The Deepcool Gamer Storm heatsink is a tower cooler standing over 155mm tall and weighing upwards of 1189 grams. At its heart are no fewer than six, 6mm diameter copper heatpipes and 48 aluminum fins. This is a hefty CPU cooler geared towards tackling thermal loads of up to 150W, with the minimum noise output its Beijing-based manufacturer can muster.
As with DeepCool's other recent heatsinks, the Gamer Storm ships with a novel new fan that skips the whole rubber-fan-post fad and instead comes clad in a resilient layer of rubber. Every bit of the fan frame that will ever make contact with the heatsink is covered, and so are possible errant rattling noises. A single 120mm PWM fan ships with the Gamer Storm heatsink (operating at 1500-700RPM), though extra wire fan clips are supplied so you can mount an additional 120mm fan to the back of it if you wish.
The Gamer Storm heatsink is compatible with all of today's current processors: Intel socket 775/1156/1366 and AMD socket AM2/AM3. It should retail for around $50 USD via the usual online computer stores.
As with previous Deepcool heatsinks, the rubber over moulded fans are at first a novelty, then inherently a nice alternative to those fragile, and at times hard to thread, rubber fan mounting posts which have become so common. Sometimes they install easily, but when you're arm-deep in the guts of a computer system it gets tricky. Deepcool made a point of showing off its rubber overmoulded fan range at Computex 2010 so it's no surprise to see these novel fans being bundled with its flagship tower heatsink - the aptly named 'Gamer Storm'.
Here's why these fans caught our attention. In the image below of a 120mm Deepcool UF120 PWM fan, the blue portions of the fan impeller and frame are made from rigid plastic. The light gray area is the rubber which has been over moulded to encapsulate the rest of the fan frame and essentially create a vibration dampening surface no matter where, or to what, the fan is mounted. Deepcool make a range of fans from 80mm - 120mm like this.
Moving on. Behind the 120mm UF120 PWM fan and its rubber over-moulded frame are the fins of the Gamer Storm heatsink. Towards the outer edges the fins have been spaced widely apart, in the center the fin pitch is closer. This is done to reduce air flow resistance.
The drive to add more heatpipes to heatsinks is not likely to subside anytime soon - at least one manufacturer at Computex started down the heatsink numbers game! Hopefully consumers won't distill heatsink shopping down to just quantity of heatpipes a CPU cooler has. That would be over simplifying things to the extreme! In any case, DeepCool's Gamer Storm heatsink has six 6mm diameter pipes, each cleanly soldered to the hefty copper base as you can see below.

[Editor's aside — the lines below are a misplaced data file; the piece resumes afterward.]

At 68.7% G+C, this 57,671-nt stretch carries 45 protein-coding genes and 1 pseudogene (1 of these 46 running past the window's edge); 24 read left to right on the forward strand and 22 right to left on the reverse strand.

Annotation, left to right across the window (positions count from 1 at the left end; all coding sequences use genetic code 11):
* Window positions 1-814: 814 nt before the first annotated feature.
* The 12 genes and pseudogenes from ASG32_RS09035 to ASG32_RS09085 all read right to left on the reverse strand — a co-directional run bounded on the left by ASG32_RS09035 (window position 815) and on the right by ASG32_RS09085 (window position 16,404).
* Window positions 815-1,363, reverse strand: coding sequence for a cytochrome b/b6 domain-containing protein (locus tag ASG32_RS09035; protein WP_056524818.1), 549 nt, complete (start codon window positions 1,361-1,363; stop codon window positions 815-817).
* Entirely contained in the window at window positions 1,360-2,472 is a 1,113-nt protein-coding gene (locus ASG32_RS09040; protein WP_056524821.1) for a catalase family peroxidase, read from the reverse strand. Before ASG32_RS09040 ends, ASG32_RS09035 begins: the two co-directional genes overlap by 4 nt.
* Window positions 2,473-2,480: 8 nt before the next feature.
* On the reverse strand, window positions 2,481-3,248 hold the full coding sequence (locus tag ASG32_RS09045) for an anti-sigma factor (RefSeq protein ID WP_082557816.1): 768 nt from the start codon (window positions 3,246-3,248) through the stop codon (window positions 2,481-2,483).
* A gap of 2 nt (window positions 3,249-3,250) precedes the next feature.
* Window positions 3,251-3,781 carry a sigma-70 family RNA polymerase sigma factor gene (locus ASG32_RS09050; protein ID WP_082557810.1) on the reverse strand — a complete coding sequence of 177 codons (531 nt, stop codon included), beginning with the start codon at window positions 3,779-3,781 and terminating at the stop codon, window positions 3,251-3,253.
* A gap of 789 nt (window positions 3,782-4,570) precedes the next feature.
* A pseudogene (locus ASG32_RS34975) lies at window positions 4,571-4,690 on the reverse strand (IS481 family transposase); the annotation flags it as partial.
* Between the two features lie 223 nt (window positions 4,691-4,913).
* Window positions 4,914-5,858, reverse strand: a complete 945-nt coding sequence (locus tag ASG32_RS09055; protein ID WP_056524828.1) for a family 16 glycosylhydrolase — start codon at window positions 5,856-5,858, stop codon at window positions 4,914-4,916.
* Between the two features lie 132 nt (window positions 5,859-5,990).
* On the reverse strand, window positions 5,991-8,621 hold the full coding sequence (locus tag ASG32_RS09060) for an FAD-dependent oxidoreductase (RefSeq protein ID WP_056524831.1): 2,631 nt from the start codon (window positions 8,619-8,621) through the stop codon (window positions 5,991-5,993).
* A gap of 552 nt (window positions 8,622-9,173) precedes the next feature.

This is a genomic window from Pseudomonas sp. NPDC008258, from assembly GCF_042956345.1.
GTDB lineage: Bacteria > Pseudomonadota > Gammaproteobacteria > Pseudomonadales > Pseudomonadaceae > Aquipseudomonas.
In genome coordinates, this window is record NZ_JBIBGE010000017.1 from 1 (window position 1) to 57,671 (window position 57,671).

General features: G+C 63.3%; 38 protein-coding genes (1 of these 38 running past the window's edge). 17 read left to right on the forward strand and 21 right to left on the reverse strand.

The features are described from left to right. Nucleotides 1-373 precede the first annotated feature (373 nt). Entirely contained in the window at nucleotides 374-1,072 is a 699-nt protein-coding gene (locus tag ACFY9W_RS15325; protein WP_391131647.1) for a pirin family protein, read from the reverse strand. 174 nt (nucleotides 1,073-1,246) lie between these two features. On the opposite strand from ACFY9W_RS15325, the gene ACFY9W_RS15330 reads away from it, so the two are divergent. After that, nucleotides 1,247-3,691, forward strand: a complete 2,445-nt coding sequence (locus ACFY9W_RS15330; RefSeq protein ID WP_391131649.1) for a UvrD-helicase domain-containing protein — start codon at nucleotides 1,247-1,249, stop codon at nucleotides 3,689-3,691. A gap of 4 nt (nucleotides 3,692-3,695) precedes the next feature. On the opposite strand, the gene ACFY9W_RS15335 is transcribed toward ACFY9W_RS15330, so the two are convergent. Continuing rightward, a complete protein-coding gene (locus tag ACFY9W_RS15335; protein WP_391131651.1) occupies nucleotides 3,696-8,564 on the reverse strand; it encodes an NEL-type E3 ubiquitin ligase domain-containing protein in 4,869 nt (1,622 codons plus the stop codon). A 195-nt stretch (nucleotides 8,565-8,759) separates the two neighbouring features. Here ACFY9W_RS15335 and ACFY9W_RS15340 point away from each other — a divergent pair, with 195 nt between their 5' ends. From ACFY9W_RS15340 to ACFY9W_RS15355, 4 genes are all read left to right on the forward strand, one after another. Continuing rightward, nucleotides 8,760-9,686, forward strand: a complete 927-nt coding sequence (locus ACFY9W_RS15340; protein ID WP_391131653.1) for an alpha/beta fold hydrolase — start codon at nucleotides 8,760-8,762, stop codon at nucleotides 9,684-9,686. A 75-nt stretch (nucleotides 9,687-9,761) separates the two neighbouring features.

Heatsink Installation and Hardware
The DeepCool Gamer Storm heatsink ships with two sets of metal brackets that screw onto the base of the heatsink and accommodate the full gamut of Intel and AMD processor sockets.
Rear motherboard support plates are first placed behind the motherboard, so unfortunately that means users may need to pull their board from the case. For both Intel and AMD mounting systems, small threaded nipples are attached to the studs on the rear support brackets first. After that it's just a matter of attaching the appropriate Intel or AMD mounting bracket to the base of the Gamer Storm heatsink, applying thermal compound evenly to the processors' integrated heatspreader and heatsink mounting base, then installing the CPU cooler with the spring tensioned thumb screws.
The mounting brackets all opt for a slightly larger metric screw than is typically used with threaded Intel brackets or even AMD's 6-32 thread screws. The nice bit about these brackets is that the Intel clips support all three socket formfactors, just by sliding in a pre-defined slot.
Spring tensioned, shouldered screws ensure that the DeepCool heatsink will be installed with the correct amount of force, not over tightened or unevenly mounted. Apart from mounting brackets, DeepCool supply four 120mm wire fan clips, a syringe of thermal grease and three fan power adaptors.
FrostyTech's Test Methodologies are outlined in detail here if you care to know what equipment is used, and the parameters under which the tests are conducted. Now let's move forward and take a closer look at this heatsink, its acoustic characteristics, and of course its performance in the thermal tests!
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